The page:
Rollerskis – 2017 Gear Guide

If you cross country ski race it’s a solid bet that you train for skiing—or at least think about it—year round. And there’s no better way to train for skiing in the summer than by rollerskiing. So, 80-degree days in early July 2016 saw us testing the latest rollerskis on the gentle climbs of Nebraska Valley Road in Stowe, Vt. Our crew tried classic and skate, metal and composite, fast and slow, all to give you our honest opinion.

—The Editors

Pursuit Fork Flex Rollerskis

“Flex isn’t something I think of with rollerskis with metal shafts, but these sure provided it.”

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Marwe Skate 620XC Rollerskis

“The gliding experience felt similar to snow and the stability allowed a really natural balance for skating, like being on snow.”

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Fischer RCS Carbonlite Skate Rollerskis

“The carbon-fiber look and flex made the skis look sleek and feel fast. I wonder how the ski would hold up to a couple of crashes, rocks or dives in the ditch.”

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ONE WAY Skate 10 Rollerskis

“These were incredibly stable skis and they swung just like the real thing,”

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V2 Aero 150 Rollerskis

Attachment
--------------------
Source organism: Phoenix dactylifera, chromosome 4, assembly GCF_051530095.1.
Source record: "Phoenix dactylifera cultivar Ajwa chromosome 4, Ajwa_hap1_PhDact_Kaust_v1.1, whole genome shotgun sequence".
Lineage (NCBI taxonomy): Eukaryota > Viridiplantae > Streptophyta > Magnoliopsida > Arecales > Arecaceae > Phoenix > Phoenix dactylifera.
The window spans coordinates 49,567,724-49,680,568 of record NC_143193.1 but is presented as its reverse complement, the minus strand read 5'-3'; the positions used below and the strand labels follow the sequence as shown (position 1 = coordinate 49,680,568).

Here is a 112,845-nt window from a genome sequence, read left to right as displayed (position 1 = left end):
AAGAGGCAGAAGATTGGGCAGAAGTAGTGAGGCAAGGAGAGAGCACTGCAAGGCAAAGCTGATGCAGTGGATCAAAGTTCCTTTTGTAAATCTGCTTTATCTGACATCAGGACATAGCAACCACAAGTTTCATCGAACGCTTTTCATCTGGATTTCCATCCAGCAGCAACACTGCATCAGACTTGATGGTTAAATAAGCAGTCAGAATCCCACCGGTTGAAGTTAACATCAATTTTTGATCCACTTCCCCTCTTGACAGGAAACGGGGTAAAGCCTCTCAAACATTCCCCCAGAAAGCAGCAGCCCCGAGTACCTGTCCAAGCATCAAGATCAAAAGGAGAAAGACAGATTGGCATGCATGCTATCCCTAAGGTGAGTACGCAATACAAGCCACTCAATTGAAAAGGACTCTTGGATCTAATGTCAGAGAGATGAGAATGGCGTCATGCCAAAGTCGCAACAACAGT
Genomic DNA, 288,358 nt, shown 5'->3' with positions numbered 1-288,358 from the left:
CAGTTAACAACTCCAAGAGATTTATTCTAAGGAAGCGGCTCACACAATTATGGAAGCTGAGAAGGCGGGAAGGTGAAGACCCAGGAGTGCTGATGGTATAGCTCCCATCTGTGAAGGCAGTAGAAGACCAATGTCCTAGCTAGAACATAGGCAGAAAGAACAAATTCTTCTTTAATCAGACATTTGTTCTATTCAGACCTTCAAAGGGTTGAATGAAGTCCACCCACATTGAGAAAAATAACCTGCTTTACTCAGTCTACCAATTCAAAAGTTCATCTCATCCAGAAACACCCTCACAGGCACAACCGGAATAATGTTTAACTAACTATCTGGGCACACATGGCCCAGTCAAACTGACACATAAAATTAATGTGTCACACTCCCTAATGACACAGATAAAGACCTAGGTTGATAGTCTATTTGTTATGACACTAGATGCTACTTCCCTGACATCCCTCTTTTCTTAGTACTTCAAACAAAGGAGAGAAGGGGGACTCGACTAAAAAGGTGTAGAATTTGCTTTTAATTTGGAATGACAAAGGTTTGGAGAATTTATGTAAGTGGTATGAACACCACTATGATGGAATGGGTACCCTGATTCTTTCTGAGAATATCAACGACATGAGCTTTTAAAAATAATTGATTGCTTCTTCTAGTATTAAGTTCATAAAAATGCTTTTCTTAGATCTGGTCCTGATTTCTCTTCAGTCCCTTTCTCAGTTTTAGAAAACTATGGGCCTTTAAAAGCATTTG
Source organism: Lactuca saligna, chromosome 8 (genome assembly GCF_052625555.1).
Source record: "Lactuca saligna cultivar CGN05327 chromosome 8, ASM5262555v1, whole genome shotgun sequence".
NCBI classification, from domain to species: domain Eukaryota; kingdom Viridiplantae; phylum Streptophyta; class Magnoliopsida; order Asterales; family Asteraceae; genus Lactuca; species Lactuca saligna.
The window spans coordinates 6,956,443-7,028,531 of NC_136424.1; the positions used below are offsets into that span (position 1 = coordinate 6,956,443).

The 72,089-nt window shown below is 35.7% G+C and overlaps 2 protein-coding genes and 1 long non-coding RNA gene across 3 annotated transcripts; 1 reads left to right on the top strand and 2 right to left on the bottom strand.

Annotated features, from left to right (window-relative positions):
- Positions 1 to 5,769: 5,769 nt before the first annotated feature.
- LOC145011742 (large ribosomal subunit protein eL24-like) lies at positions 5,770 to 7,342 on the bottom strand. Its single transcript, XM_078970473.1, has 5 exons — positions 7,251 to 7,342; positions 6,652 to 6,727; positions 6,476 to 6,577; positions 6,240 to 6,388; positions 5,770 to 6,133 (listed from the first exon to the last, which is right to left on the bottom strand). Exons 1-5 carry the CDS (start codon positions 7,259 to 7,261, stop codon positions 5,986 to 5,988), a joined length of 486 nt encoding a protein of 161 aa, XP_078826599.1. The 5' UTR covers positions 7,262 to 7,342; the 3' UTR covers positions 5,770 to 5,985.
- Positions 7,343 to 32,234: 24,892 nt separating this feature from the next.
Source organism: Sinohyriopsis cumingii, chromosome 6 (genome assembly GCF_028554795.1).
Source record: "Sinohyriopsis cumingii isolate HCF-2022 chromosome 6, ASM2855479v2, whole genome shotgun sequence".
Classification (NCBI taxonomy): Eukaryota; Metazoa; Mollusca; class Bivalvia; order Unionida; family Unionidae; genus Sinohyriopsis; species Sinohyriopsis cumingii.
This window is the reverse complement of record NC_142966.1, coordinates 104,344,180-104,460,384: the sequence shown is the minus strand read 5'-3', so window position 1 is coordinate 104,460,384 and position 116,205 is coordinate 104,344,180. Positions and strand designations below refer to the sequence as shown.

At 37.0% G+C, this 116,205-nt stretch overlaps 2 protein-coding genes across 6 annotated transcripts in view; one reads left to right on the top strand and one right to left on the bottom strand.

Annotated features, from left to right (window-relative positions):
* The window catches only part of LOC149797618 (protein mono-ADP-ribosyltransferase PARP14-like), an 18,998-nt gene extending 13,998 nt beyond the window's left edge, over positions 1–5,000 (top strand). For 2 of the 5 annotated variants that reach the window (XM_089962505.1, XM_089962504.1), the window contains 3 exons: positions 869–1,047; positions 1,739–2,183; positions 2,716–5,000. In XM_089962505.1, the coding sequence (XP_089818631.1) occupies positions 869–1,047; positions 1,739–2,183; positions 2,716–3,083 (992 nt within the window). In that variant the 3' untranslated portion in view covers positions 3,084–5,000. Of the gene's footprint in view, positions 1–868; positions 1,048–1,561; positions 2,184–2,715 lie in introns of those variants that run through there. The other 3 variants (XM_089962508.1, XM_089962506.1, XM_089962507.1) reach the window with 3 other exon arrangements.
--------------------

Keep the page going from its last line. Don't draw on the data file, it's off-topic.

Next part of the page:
“The V2 Aero 150s, with their pneumatic wheels, are a fantastic option for skiing smooth, hardpacked, dirt roads.”

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Swix Classic Roadline C2 Rollerskis

“Utilizing the rear ratchet these skis kicked a bit differently—in a good way. They were incredibly smooth and tracked well.”

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Marwe Classic 700XC Rollerskis

“These skis were as close to skiing on snow as I’ve found in rollerskis.”

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Fischer RCS Carbonlite Classic Rollerskis

“The skis dealt with cracks in the pavement very well and I liked the balance and stability.”

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V2 XLQ920 Rollerskis

“You can make [the skis] slip if you start kicking like wax never slips. This is super important for folks focusing on technique as it’s really easy to start the on-snow season with ‘roller ski’ kick, which can lead to technique issues for months.”

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